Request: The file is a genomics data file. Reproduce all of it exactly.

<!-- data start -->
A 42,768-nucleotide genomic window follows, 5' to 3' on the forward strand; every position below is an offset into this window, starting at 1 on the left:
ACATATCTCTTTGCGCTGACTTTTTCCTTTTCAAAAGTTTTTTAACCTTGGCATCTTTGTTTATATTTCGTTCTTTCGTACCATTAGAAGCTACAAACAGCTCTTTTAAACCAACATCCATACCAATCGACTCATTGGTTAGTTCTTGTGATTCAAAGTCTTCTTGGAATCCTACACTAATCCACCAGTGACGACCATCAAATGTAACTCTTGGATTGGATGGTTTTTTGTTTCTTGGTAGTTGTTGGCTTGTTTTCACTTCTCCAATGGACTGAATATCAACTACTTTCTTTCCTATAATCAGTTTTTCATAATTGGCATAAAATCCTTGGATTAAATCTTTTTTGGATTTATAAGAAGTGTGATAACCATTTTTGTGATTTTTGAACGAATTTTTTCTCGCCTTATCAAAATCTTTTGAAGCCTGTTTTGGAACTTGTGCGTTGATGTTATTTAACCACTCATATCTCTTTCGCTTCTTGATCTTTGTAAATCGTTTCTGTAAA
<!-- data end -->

A 42,768-nucleotide genomic window follows, 5' to 3' on the forward strand; every position below is an offset into this window, starting at 1 on the left:
ACATATCTCTTTGCGCTGACTTTTTCCTTTTCAAAAGTTTTTTAACCTTGGCATCTTTGTTTATATTTCGTTCTTTCGTACCATTAGAAGCTACAAACAGCTCTTTTAAACCAACATCCATACCAATCGACTCATTGGTTAGTTCTTGTGATTCAAAGTCTTCTTGGAATCCTACACTAATCCACCAGTGACGACCATCAAATGTAACTCTTGGATTGGATGGTTTTTTGTTTCTTGGTAGTTGTTGGCTTGTTTTCACTTCTCCAATGGACTGAATATCAACTACTTTCTTTCCTATAATCAGTTTTTCATAATTGGCATAAAATCCTTGGATTAAATCTTTTTTGGATTTATAAGAAGTGTGATAACCATTTTTGTGATTTTTGAACGAATTTTTTCTCGCCTTATCAAAATCTTTTGAAGCCTGTTTTGGAACTTGTGCGTTGATGTTATTTAACCACTCATATCTCTTTCGCTTCTTGATCTTTGTAAATCGTTTCTGTAAA